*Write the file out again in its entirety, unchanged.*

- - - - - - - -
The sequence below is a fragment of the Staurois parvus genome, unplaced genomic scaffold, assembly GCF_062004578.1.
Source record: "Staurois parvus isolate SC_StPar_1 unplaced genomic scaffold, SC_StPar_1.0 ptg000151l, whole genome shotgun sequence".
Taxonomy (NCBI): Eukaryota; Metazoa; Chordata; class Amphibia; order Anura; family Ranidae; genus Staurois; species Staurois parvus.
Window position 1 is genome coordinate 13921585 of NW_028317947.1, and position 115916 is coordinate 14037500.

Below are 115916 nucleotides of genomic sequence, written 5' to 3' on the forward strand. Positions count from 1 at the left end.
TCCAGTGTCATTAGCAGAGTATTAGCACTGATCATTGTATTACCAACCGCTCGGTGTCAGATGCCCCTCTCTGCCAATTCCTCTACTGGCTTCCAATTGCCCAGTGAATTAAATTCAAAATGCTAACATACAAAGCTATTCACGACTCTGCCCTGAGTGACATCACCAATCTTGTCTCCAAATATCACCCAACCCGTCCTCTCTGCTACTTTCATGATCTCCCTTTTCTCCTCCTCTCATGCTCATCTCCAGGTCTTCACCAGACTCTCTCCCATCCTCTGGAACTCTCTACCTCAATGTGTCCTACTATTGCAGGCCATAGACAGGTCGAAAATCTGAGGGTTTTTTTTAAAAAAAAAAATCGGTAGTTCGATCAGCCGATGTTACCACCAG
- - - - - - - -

The sequence below is a fragment of the Staurois parvus genome, unplaced genomic scaffold, assembly GCF_062004578.1.
Source record: "Staurois parvus isolate SC_StPar_1 unplaced genomic scaffold, SC_StPar_1.0 ptg000151l, whole genome shotgun sequence".
Taxonomy (NCBI): Eukaryota; Metazoa; Chordata; class Amphibia; order Anura; family Ranidae; genus Staurois; species Staurois parvus.
Window position 1 is genome coordinate 13921585 of NW_028317947.1, and position 115916 is coordinate 14037500.

Below are 115916 nucleotides of genomic sequence, written 5' to 3' on the forward strand. Positions count from 1 at the left end.
TCCAGTGTCATTAGCAGAGTATTAGCACTGATCATTGTATTACCAACCGCTCGGTGTCAGATGCCCCTCTCTGCCAATTCCTCTACTGGCTTCCAATTGCCCAGTGAATTAAATTCAAAATGCTAACATACAAAGCTATTCACGACTCTGCCCTGAGTGACATCACCAATCTTGTCTCCAAATATCACCCAACCCGTCCTCTCTGCTACTTTCATGATCTCCCTTTTCTCCTCCTCTCATGCTCATCTCCAGGTCTTCACCAGACTCTCTCCCATCCTCTGGAACTCTCTACCTCAATGTGTCCTACTATTGCAGGCCATAGACAGGTCGAAAATCTGAGGGTTTTTTTTAAAAAAAAAAATCGGTAGTTCGATCAGCCGATGTTACCACCAG